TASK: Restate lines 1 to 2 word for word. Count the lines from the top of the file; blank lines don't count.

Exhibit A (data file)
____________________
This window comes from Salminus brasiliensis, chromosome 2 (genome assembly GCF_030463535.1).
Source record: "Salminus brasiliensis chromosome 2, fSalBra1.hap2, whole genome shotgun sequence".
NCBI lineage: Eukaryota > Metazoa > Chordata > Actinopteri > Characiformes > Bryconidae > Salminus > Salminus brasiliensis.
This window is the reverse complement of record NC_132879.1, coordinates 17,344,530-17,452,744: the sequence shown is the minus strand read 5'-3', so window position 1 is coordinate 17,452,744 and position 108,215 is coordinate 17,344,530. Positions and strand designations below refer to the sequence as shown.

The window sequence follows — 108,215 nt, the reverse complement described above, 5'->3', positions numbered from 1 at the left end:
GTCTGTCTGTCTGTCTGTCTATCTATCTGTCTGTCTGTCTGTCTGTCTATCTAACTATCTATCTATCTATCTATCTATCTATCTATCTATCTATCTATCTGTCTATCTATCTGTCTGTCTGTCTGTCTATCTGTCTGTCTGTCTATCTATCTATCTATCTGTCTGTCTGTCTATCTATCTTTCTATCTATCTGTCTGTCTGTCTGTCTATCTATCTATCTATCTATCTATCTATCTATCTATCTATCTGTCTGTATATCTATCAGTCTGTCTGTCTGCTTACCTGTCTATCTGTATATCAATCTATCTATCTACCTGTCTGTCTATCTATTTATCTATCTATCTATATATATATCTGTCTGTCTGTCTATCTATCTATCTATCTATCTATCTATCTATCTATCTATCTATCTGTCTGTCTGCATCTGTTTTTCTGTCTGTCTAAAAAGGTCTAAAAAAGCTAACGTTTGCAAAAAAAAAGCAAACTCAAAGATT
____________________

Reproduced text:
This window comes from Salminus brasiliensis, chromosome 2 (genome assembly GCF_030463535.1).
Source record: "Salminus brasiliensis chromosome 2, fSalBra1.hap2, whole genome shotgun sequence".